DATASHEET

HIP6013
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Data
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3, 2005
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1-888-IN
Buck Pulse-Width Modulator (PWM)
Controller
FN4325.1
Features
• Drives N-Channel MOSFET
The HIP6013 provides complete control and protection for a
DC-DC converter optimized for high-performance
microprocessor applications. It is designed to drive an
N-Channel MOSFET in a standard buck topology. The
HIP6013 integrates all of the control, output adjustment,
monitoring and protection functions into a single package.
The output voltage of the converter can be precisely
regulated to as low as 1.27V, with a maximum tolerance of
1.5% over temperature and line voltage variations.
The HIP6013 provides simple, single feedback loop, voltagemode control with fast transient response. It includes a
200kHz free-running triangle-wave oscillator that is
adjustable from below 50kHz to over 1MHz. The error
amplifier features a 15MHz gain-bandwidth product and
6V/s slew rate which enables high converter bandwidth for
fast transient performance. The resulting PWM duty ratio
ranges from 0% to 100%.
The HIP6013 protects against over-current conditions by
inhibiting PWM operation. The HIP6013 monitors the current
by using the rDS(ON) of the upper MOSFET which eliminates
the need for a current sensing resistor.
• Operates From +5V or +12V Input
• Simple Single-Loop Control Design
- Voltage-Mode PWM Control
• Fast Transient Response
- High-Bandwidth Error Amplifier
- Full 0% to 100% Duty Ratio
• Excellent Output Voltage Regulation
- 1.27V Internal Reference
- 1.5% Over Line Voltage and Temperature
• Over-Current Fault Monitor
- Does Not Require Extra Current Sensing Element
- Uses MOSFET’s rDS(on)
• Small Converter Size
- Constant Frequency Operation
- 200kHz Free-Running Oscillator Programmable from
50kHz to Over 1MHz
• 14 Ld, SOIC Package
• Pb-Free Plus Anneal Available (RoHS Compliant)
Applications
Ordering Information
PART
NUMBER
HIP6013CB
PART
TEMP. RANGE
PKG.
MARKING
(°C)
PACKAGE DWG. #
HIP6013CB
HIP6013CBZ 6013CBZ
(See Note)
• Power Supply for Pentium®, Pentium Pro, PowerPC™
and Alpha™ Microprocessors
• High-Power 5V to 3.xV DC-DC Regulators
0 to 70
14 Ld SOIC M14.15
• Low-Voltage Distributed Power Supplies
0 to 70
14 Ld SOIC M14.15
(Pb-free)
Pinout
HIP6013
(SOIC)
TOP VIEW
Add “-T” suffix for tape and reel.
NOTE: Intersil Pb-free plus anneal products employ special Pb-free
material sets; molding compounds/die attach materials and 100%
matte tin plate termination finish, which are RoHS compliant and
compatible with both SnPb and Pb-free soldering operations. Intersil
Pb-free products are MSL classified at Pb-free peak reflow
temperatures that meet or exceed the Pb-free requirements of
IPC/JEDEC J STD-020.
RT
1
14 VCC
OCSET
2
13 NC
SS
3
12 NC
COMP
4
11 NC
FB
5
10 BOOT
EN
6
9
UGATE
GND
7
8
PHASE
PowerPC™ is a trademark of IBM.
Alpha™ is a trademark of Digital Equipment Corporation.
Pentium® is a registered trademark of Intel Corporation.
1
CAUTION: These devices are sensitive to electrostatic discharge; follow proper IC Handling Procedures.
1-888-INTERSIL or 1-888-468-3774 | Intersil (and design) is a registered trademark of Intersil Americas Inc.
Copyright Intersil Americas Inc. 1997, 2002, 2005. All Rights Reserved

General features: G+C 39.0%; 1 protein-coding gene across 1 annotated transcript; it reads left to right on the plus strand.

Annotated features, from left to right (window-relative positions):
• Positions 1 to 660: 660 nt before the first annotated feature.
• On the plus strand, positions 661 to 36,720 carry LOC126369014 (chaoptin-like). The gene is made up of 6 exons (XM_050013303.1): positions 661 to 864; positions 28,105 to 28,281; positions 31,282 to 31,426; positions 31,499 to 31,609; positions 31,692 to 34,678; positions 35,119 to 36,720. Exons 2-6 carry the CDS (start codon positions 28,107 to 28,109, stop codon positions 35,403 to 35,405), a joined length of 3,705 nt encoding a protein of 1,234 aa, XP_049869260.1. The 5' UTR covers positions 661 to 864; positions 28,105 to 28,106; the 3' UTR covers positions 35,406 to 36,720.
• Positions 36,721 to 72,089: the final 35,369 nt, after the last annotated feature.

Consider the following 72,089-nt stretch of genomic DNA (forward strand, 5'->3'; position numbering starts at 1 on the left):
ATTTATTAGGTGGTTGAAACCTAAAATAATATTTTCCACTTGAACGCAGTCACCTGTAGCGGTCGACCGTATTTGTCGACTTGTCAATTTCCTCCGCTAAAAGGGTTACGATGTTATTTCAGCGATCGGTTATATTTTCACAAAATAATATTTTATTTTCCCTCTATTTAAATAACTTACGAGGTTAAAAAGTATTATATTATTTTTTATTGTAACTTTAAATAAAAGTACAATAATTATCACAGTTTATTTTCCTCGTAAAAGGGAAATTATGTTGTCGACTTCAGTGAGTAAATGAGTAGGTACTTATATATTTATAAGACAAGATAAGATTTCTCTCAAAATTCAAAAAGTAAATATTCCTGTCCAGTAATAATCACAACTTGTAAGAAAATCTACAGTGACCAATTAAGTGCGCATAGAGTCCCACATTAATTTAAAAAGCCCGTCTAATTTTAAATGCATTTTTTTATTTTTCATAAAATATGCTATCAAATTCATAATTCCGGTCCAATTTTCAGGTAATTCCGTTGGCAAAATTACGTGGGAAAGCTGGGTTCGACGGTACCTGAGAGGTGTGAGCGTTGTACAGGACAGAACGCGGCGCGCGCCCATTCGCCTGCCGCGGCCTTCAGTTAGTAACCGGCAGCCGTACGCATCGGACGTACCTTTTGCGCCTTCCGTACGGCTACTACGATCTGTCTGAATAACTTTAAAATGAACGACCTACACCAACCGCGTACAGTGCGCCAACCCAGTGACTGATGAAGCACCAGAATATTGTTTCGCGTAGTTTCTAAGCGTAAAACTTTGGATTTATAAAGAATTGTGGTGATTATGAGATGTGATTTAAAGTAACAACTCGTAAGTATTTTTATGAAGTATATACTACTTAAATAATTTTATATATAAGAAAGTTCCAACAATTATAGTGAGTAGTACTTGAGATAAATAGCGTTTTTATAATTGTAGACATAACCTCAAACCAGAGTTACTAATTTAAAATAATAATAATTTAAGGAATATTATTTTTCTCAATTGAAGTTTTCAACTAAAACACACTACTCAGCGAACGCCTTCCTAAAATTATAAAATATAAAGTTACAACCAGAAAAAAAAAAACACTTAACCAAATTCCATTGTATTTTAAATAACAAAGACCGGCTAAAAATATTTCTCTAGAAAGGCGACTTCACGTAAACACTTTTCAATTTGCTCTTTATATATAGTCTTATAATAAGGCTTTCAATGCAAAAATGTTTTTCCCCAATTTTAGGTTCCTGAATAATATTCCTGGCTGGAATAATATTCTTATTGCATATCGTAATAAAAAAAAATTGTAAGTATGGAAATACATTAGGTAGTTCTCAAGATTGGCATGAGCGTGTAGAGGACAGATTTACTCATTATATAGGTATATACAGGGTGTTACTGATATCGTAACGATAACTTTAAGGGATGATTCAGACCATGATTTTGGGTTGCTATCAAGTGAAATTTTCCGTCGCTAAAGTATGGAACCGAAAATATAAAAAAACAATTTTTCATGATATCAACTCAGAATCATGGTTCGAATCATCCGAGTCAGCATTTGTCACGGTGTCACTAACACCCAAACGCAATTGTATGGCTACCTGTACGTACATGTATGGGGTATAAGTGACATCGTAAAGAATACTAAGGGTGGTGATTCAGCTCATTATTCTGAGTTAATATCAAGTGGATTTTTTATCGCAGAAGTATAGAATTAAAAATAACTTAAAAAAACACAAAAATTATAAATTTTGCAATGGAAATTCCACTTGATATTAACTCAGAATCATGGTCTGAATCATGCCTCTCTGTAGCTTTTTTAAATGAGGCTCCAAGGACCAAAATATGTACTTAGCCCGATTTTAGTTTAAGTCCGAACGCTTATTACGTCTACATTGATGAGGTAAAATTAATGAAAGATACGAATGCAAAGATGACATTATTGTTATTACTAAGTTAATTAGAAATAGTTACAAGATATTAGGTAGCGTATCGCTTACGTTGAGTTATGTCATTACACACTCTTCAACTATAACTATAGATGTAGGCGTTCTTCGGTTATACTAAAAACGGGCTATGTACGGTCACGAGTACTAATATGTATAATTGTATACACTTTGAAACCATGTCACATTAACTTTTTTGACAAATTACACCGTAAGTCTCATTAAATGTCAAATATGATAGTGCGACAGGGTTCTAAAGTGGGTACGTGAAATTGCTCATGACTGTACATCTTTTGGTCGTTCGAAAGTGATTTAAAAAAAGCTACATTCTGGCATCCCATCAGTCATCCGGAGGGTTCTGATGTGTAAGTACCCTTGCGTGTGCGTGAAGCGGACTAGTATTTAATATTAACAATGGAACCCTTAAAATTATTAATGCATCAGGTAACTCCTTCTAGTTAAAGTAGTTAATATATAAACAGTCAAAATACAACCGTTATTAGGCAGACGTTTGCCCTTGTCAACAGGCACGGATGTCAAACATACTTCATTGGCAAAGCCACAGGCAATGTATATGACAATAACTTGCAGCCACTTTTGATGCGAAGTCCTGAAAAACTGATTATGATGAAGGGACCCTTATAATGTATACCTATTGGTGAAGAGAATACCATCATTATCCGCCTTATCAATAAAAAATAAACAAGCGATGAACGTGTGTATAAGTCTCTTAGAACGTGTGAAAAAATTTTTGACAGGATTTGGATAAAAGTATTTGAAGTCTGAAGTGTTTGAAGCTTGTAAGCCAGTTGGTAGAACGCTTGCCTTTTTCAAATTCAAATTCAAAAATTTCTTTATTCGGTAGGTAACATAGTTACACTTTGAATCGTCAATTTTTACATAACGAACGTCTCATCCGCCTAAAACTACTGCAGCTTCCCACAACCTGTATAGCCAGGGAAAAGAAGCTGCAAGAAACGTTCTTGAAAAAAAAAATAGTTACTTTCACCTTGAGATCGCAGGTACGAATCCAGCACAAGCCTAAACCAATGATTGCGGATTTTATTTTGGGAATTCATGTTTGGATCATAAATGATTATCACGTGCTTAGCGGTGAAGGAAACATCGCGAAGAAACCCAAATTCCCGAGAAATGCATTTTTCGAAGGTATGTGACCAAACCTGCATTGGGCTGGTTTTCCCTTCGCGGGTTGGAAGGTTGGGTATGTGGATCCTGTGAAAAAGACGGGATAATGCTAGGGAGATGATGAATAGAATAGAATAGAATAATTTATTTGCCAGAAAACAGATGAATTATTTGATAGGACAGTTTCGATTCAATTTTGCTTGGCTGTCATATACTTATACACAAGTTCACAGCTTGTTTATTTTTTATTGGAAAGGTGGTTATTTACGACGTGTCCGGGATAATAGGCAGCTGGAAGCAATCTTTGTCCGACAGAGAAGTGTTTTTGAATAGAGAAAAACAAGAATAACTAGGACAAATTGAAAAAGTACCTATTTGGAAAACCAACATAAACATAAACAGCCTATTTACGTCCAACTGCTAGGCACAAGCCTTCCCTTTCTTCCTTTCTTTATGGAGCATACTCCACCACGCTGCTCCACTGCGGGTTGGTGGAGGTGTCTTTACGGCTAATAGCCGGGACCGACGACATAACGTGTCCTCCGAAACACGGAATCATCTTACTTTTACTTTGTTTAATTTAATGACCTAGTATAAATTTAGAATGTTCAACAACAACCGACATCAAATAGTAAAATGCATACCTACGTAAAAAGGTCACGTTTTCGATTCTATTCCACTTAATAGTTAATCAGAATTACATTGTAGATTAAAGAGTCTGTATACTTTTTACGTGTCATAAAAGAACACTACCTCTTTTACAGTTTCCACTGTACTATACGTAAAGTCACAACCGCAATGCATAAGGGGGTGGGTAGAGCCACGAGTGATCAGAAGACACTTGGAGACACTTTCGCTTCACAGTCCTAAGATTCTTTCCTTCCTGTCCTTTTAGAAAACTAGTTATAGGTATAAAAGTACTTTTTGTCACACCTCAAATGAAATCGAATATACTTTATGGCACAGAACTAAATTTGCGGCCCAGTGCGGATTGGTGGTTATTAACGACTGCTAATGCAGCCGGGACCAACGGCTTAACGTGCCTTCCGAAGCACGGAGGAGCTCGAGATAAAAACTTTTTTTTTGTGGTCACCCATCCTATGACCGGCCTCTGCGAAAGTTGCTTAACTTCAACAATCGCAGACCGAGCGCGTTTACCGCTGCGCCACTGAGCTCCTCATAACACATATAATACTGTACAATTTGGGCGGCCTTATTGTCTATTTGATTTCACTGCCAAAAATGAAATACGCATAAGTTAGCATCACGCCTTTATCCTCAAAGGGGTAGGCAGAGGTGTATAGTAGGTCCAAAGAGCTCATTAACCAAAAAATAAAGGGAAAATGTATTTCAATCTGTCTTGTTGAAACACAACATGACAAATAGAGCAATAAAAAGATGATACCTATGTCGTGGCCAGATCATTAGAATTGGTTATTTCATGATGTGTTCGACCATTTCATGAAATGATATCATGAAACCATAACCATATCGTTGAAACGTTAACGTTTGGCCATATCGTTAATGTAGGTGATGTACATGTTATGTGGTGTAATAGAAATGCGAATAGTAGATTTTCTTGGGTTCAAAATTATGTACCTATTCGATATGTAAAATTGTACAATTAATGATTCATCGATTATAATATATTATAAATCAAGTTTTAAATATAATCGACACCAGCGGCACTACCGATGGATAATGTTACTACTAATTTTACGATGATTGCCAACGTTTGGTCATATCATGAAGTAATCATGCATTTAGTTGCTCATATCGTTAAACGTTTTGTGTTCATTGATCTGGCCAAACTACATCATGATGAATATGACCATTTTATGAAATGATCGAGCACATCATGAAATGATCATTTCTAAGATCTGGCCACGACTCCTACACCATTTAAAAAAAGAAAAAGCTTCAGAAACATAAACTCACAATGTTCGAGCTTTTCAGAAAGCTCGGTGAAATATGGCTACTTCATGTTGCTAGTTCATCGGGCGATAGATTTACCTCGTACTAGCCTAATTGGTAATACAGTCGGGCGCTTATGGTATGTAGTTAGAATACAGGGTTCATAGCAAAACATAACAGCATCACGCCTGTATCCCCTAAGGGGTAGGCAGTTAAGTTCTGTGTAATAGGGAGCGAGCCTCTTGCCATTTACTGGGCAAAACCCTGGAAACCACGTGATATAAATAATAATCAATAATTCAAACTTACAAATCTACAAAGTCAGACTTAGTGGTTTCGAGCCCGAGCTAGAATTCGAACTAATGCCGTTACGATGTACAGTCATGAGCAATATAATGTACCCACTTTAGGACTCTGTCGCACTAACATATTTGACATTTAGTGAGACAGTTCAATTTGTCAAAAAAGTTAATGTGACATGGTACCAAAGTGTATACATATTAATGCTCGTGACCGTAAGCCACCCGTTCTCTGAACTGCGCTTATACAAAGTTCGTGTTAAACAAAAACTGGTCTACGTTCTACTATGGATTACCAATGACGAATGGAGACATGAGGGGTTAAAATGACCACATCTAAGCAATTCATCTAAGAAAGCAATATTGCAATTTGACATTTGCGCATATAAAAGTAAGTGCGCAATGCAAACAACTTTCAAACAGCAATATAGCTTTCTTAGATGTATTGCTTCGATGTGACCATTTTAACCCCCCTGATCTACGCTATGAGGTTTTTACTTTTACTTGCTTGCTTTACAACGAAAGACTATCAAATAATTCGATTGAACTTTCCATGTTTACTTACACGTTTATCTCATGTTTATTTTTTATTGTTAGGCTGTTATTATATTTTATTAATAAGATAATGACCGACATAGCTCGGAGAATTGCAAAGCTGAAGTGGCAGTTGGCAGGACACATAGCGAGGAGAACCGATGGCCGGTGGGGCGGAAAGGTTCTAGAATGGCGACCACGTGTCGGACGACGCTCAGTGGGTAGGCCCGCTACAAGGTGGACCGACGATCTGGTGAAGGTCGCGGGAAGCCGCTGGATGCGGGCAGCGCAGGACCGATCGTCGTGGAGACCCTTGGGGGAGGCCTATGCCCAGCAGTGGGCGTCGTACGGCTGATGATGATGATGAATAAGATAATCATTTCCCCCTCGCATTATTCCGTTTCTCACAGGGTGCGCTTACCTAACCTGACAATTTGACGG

All other trademarks mentioned are the property of their respective owners.
HIP6013
Typical Application
12V
+5V OR +12V
VCC
SS
OCSET
MONITOR AND
PROTECTION
EN
BOOT
RT
OSC
UGATE
HIP6013
+VO
PHASE
REF
+
-
FB
+
COMP
Block Diagram
VCC
POWER-ON
RESET (POR)
EN
10A
+
-
OCSET
200A
OVERCURRENT
SOFTSTART
SS
BOOT
UGATE
4V
PHASE
REFERENCE
1.27 VREF
PWM
COMPARATOR
+
-
+
-
INHIBIT
PWM
GATE
CONTROL
LOGIC
ERROR
AMP
FB
COMP
GND
OSCILLATOR
RT
2
HIP6013
Absolute Maximum Ratings
Thermal Information
Supply Voltage, VCC . . . . . . . . . . . . . . . . . . . . . . . . . . . . . . . +15.0V
Boot Voltage, VBOOT - VPHASE . . . . . . . . . . . . . . . . . . . . . . +15.0V
Input, Output or I/O Voltage . . . . . . . . . . . GND -0.3V to VCC +0.3V
ESD Classification . . . . . . . . . . . . . . . . . . . . . . . . . . . . . . . . . Class 2
Thermal Resistance (Typical, Note 1)
JA (oC/W)
SOIC Package . . . . . . . . . . . . . . . . . . . . . . . . . . . . .
185
Maximum Junction Temperature . . . . . . . . . . . . . . . . . . . . . . 150oC
Maximum Storage Temperature Range . . . . . . . . . . -65oC to 150oC
Maximum Lead Temperature (Soldering 10s) . . . . . . . . . . . . 300oC
(SOIC - Lead Tips Only)
Operating Conditions
Supply Voltage, VCC . . . . . . . . . . . . . . . . . . . . . . . . . . . +12V 10%
Ambient Temperature Range . . . . . . . . . . . . . . . . . . . . . 0oC to 70oC
Junction Temperature Range. . . . . . . . . . . . . . . . . . . . 0oC to 125oC
CAUTION: Stresses above those listed in “Absolute Maximum Ratings” may cause permanent damage to the device. This is a stress only rating and operation of the
device at these or any other conditions above those indicated in the operational sections of this specification is not implied.
NOTE:
1. JA is measured with the component mounted on an evaluation PC board in free air.
Electrical Specifications
Recommended Operating Conditions, Unless Otherwise Noted
PARAMETER
SYMBOL
TEST CONDITIONS
MIN
TYP
MAX
UNITS
EN = VCC; UGATE and LGATE Open
-
5
-
mA
EN = 0V
-
50
100
A
Rising VCC Threshold
VOCSET = 4.5VDC
-
-
10.4
V
Falling VCC Threshold
VOCSET = 4.5VDC
8.8
-
-
V
Enable - Input threshold Voltage
VOCSET = 4.5VDC
0.8
-
2.0
V
-
1.27
-
V
VCC SUPPLY CURRENT
Nominal Supply
ICC
Shutdown Supply
POWER-ON RESET
Rising VOCSET Threshold
OSCILLATOR
Free Running Frequency
RT = OPEN, VCC = 12
180
200
220
kHz
Total Variation
6k < RT to GND < 200k
-20
-
+20
%
-
1.9
-
VP-P
1.251
1.270
1.289
V
-
88
-
dB
-
15
-
MHz
-
6
-
V/s
350
500
-
mA
-
5.5
10

170
200
230
A
-
10
-
A
VOSC
Ramp Amplitude
RT = OPEN
REFERENCE
Reference Voltage
ERROR AMPLIFIER
DC Gain
Gain-Bandwidth Product
GBW
Slew Rate
SR
COMP = 10pF
GATE DRIVERS
Upper Gate Source
IUGATE
VBOOT - VPHASE = 12V, VUGATE = 6V
Upper Gate Sink